Ami: Or people that have an excess bounty of vegetables in their backyard.
Jamie: Totally. If you grow too many cherry tomatoes, why just throw them in the compost if you could share them with the neighbour who doesn't have any cherry tomatoes? What if you could create this little micro-ecosystem that supports each other more effectively? That's more resilient because it's like added redundancy. It's like we don't need to fully rely on food from outside sources. We've got a little community here that really leverages the diversity and creativity of this local village and learns to use it more effectively, so that's one example.
Ami: Sorry, I didn't mean to cut you off. The thing that I really love about what you're speaking about is that, you're not forgetting the people piece and I feel so much of the environmental movement is really about fixing the environment. We are so connected to that environment. If our own needs aren't being met as humans that have emotions and feelings and thoughts that also have a need that needs to be met, it's futile to work. Robyn Wall Kimmerer, who wrote the book Braiding Sweetgrass, has this amazing quote that says, "Philosophers call this state of isolation and disconnection, “species loneliness”, a deep, unnamed sadness stemming from estrangement from the rest of Creation, from the loss of relationship. As our human dominance of the world has grown, we have become more isolated, more lonely when we can no longer call out to our neighbours. It’s no wonder that naming was the first job the Creator gave Nanabozho.” And I just love how there is this that's happening, there is the state of isolation, disconnection happening and there is a deep loneliness. How can we start listening, listening deeply to what nature is telling us, and remembering that we are nature? To bring in tools and things so that we can start reshaping the way we're thinking to connect deeper with our own neighbours, to create more compassion and empathy and resilience and connections and all of those little nuance things that make us actually feel alive and happy in the world.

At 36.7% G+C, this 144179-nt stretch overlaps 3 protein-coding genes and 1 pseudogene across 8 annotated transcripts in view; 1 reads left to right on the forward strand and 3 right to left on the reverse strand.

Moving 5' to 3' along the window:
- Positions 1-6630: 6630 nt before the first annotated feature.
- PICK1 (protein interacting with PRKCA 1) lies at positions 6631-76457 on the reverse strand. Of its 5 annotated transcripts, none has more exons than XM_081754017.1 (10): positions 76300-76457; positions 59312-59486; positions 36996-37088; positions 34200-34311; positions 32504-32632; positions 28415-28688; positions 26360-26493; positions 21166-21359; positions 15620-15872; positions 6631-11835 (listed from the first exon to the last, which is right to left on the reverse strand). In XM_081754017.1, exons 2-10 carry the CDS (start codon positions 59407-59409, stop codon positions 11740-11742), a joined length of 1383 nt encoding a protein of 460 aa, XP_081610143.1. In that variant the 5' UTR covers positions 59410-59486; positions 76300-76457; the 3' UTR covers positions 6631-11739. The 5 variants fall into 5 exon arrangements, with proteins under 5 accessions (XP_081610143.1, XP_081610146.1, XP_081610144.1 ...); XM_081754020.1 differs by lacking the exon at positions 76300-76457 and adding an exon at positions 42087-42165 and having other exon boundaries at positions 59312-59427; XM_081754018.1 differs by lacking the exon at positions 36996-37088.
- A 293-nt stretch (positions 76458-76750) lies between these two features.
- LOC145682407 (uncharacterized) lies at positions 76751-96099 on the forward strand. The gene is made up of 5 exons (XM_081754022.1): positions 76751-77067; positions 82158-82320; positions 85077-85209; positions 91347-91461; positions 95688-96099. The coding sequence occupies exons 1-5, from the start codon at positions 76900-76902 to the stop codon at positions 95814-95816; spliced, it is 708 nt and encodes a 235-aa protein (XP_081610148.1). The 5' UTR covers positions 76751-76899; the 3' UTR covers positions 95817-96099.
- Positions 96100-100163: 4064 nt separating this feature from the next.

Jamie: Yeah, what I love about what you're saying too is when you said, "if we learn to listen", I just had this image of a forest that just sits there and just provides and gives and gives and gives. I mean, I think of the giving tree book, but it just sits there. It's just sitting there like an elder, very patiently waiting for us to listen. And we're so busy in our own creation that we forget to actually step outside for a second and listen. I know that doesn't necessarily have to do with community, but there is also something about if we bring nature into our communities, learn how to build with nature instead of trying to engineer it or dominate it and put our houses and communities in it. Yeah, there's something really powerful about just thinking about nature. I just think of a tree as just standing there and giving, and what do we give back to it?
Ami: Yeah, totally. And listening, I love that piece about listening. Everything in nature is so much slower, so much slower. We live in such a fast-paced environment that it really is going to take something for us to slow down and listen. I think that for me, that's been the big gift of the COVID pandemic, it has really forced me to slow down and listen, and to be in stillness. It's been such a beautiful gift for me because I've really forgotten how fast and how action-oriented I've been for so long and that in this slowness, I've gotten access to parts of myself that I've never actually listened to before. It's been a really beautiful gift.
Jamie: That's amazing. Has anything, stood out in terms of the gifts or the things that you've learned?
Ami: Well, I mean, the first thing that comes to mind is that I'm actually way more of an introvert than I ever thought it was.
Ami: I actually, I know most people say because if you really knew me, you'd know that I'm constantly busy. I actually have loved having the time to just be with my thoughts and through that process, I've really, really gotten things that light me up, and that I can feel really excited about that I was unwilling to listen to before. You know, I always tell people that I'd have parties and gatherings and I wouldn't listen to myself so much that by the end of the gathering, I would just leave and go to bed. My friends would still be gathering and I am out, I am so done, and I just never knew what that was before. So for me, it's just been this real gift to slow down and actually listen to myself. Yeah, it's been really fabulous. What about you?
Jamie: It's funny. When COVID first hit, we were supposed to go to Ferney to visit family and we canceled our tickets. So I just spent that two weeks instead, just reflecting. The very first thing I did was a pretty intense reflection, so I think you're right. It did teach me to slow down and learn to listen to myself but the other thing that I've really loved is, it's grounded me. Literally, we're all grounded when we're not. But, for the most part, we're grounded in our place. Like I love the definition of indigenous, which is to be connected to a place. What that means for me is connection to community and connection to, I own property, and so my connection to the land. You know, I've always dreamt of going and owning land somewhere. But it's like, I've got a little plot underneath me right now, what about the relationship with it? So, the important things in life have truly come to light for me during COVID. Community, health, and place are top, top things for me.